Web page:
Animal fighting forms are not favored in Okinawan karate as they are in Chinese fighting systems. However, circular movements are used in stepping body-turning, blocking and parrying. Light and quick body maneuvers to avoid the attacker are Chinese characteristics, which contrast with the harsher and more angular Korean and Japanese modern karate styles. These maneuvers are practiced in prearranged exercises called “kata”. “Sanchin”, an exercise which places emphasis on the correct use of eyes, breathing and posture, is karate for the master. Proceeding from the sanchin stance, in which the toes and knees are turned inward, the eyes never leave the attacker. Breathing is slow and natural, as if smelling the air. The sanchin teaches the trainee to develop a “soft-hard” type of movement so as to develop maximum speed and power. The body is taught to act as a whole, unified in concentrated efforts. The sanchin stepping movement is circlar and gives protection to the groin when closing with an opponent.
Other stances are used from which linear movement can be made easily. Body weight is shared evenly between the two feet. Okinawan styles make great use of the closed hand, and the delivery of the fist centers mainly on the straight thrust method. Literally all karate forms incorporate the twist fist method of striking. The corkscrewing is done in the belief that it creates shock waves that make the blow more penetrating. The target is literally “sucked” toward the source of the blow. Some forms of te and kempo use the standing fist (tate), palm-inward as the target is hit. The to master knows that the correct use of the body fundamentals is the bridge over which the trainee must pass to achieve skill. Hard kempo also ascribes to this ideal. The use of hands is of paramount importance in these arts. Great physical strength is emphasized and the development of maximum strength for each trainee is sought.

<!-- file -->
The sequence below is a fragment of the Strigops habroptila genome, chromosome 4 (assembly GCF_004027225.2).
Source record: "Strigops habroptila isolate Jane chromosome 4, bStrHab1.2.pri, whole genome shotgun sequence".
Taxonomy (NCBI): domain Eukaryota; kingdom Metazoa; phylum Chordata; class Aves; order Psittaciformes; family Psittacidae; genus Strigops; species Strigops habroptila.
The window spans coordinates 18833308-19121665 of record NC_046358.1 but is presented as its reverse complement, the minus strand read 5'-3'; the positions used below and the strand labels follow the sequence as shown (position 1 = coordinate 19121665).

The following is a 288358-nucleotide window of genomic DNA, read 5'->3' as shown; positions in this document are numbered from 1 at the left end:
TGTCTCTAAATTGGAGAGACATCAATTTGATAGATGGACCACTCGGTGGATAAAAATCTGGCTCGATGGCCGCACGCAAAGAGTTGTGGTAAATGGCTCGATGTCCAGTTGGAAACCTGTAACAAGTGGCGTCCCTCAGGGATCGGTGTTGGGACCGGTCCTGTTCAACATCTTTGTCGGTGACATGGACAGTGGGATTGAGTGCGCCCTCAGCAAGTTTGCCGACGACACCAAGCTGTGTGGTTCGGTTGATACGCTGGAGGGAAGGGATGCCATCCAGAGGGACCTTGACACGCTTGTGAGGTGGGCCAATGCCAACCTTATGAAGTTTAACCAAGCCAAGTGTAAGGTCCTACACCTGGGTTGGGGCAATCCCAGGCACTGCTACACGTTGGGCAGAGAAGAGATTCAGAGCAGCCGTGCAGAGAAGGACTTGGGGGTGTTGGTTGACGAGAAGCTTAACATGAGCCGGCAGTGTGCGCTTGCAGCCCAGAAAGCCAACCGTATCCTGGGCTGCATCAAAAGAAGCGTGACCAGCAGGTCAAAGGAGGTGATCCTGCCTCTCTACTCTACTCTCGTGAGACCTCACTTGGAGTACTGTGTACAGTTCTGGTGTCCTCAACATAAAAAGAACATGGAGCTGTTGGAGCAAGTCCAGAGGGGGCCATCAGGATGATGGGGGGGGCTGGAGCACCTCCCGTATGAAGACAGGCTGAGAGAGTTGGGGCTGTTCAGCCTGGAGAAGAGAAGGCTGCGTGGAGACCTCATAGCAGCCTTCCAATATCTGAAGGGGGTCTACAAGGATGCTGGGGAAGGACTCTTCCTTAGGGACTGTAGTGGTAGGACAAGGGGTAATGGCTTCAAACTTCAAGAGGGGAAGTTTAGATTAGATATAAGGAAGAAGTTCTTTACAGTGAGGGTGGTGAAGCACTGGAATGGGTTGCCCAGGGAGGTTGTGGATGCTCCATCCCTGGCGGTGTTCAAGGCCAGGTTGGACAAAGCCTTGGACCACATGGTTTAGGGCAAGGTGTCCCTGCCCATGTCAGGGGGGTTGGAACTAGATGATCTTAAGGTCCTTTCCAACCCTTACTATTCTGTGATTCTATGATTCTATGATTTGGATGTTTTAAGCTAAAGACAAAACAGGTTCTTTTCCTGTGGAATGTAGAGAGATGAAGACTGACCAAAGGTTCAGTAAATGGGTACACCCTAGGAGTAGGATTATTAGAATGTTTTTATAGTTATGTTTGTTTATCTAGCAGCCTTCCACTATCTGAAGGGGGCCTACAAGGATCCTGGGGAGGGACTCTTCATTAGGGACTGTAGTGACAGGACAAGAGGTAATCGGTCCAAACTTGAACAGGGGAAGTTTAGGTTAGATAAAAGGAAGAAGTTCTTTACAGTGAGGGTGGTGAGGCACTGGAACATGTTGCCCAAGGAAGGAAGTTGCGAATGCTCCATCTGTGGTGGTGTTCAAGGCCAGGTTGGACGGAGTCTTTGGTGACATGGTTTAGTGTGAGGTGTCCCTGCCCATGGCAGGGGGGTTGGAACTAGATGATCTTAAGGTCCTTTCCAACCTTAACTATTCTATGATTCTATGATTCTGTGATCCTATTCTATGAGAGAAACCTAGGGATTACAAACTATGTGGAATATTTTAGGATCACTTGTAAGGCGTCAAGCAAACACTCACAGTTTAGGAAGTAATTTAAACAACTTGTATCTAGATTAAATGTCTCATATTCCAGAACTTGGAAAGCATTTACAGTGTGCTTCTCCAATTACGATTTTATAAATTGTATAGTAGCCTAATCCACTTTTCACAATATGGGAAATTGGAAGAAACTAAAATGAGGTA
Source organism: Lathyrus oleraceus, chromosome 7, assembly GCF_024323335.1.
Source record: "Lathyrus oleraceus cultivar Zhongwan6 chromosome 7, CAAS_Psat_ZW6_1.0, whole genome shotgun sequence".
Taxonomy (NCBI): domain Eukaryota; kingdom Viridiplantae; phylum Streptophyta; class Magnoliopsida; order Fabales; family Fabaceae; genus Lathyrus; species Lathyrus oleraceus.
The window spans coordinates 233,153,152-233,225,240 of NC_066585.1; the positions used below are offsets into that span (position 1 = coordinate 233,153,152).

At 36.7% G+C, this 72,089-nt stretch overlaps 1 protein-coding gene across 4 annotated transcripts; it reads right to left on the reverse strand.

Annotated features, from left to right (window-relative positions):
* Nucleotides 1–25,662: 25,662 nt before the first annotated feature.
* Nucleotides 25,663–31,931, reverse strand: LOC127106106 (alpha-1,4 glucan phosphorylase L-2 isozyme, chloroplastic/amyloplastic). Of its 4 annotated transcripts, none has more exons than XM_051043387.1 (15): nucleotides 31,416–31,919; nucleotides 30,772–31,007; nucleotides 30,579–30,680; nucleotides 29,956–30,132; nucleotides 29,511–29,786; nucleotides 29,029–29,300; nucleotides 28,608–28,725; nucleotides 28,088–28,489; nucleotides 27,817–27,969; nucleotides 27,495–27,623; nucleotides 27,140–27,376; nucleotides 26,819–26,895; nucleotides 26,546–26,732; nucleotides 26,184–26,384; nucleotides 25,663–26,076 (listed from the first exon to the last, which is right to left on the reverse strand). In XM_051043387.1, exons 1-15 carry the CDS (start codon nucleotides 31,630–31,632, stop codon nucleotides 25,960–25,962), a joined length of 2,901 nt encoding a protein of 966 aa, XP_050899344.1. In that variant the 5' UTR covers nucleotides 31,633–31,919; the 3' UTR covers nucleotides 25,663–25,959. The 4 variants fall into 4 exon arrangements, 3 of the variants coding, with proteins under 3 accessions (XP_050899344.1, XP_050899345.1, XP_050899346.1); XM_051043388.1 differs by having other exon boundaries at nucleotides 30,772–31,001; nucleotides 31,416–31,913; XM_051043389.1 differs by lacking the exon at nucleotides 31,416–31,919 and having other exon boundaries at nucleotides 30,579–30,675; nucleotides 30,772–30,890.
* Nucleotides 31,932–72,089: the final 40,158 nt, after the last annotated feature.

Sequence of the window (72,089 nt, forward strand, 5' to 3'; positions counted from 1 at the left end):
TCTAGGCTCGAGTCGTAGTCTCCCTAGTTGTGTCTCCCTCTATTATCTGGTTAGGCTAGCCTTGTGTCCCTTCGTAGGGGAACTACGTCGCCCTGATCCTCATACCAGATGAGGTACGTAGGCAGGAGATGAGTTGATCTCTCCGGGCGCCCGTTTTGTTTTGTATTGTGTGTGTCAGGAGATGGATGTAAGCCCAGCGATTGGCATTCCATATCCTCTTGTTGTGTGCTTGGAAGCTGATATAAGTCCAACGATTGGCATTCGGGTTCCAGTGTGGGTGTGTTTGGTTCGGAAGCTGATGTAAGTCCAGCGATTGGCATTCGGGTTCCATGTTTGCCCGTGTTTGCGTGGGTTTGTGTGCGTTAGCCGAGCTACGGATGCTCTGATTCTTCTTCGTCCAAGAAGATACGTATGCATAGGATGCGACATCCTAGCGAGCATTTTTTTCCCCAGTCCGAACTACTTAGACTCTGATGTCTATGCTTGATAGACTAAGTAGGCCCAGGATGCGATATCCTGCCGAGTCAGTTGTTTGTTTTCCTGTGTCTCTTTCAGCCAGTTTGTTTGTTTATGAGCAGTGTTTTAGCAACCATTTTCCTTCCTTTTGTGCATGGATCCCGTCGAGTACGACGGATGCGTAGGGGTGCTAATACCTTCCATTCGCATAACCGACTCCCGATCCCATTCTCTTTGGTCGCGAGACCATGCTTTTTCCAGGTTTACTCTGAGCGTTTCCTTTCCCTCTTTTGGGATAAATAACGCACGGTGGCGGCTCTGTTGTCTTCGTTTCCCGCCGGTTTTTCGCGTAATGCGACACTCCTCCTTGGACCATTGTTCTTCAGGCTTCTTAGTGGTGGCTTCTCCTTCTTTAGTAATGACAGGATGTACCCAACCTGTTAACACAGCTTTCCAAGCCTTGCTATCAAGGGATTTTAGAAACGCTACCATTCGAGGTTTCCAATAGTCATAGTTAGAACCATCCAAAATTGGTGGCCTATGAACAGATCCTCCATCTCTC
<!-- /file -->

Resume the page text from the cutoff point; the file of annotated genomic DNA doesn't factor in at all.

Kumite is not overly emphisized in te and kempo. Proper training in basics followed by constant attention to form is considered sufficient for the trainee.These arts were never sports, but combat forms, and competition is either not permitted or is severely curtailed and monitored directly by the master. Prior to 1940,no actual combat or sparring was permitted. Only in recent times under Japanese influence did Okinawan karate permit sparring and sport applications. Rigid rules defining proper attack and defense manners as well as prohibited acts brought karate into the sporting sphere. Sport requires that the trainee deliver a properly executed attack or defense technique rather than that he score over his opponent by any means. So, it was by this one influence of Japan during it’s era of military might in 1940, that Okinawan karate suffered a major blow to it’s effectiveness as a combat form. it does, however, possess the reputation as one of the most disciplined and effective forms of karate on earth.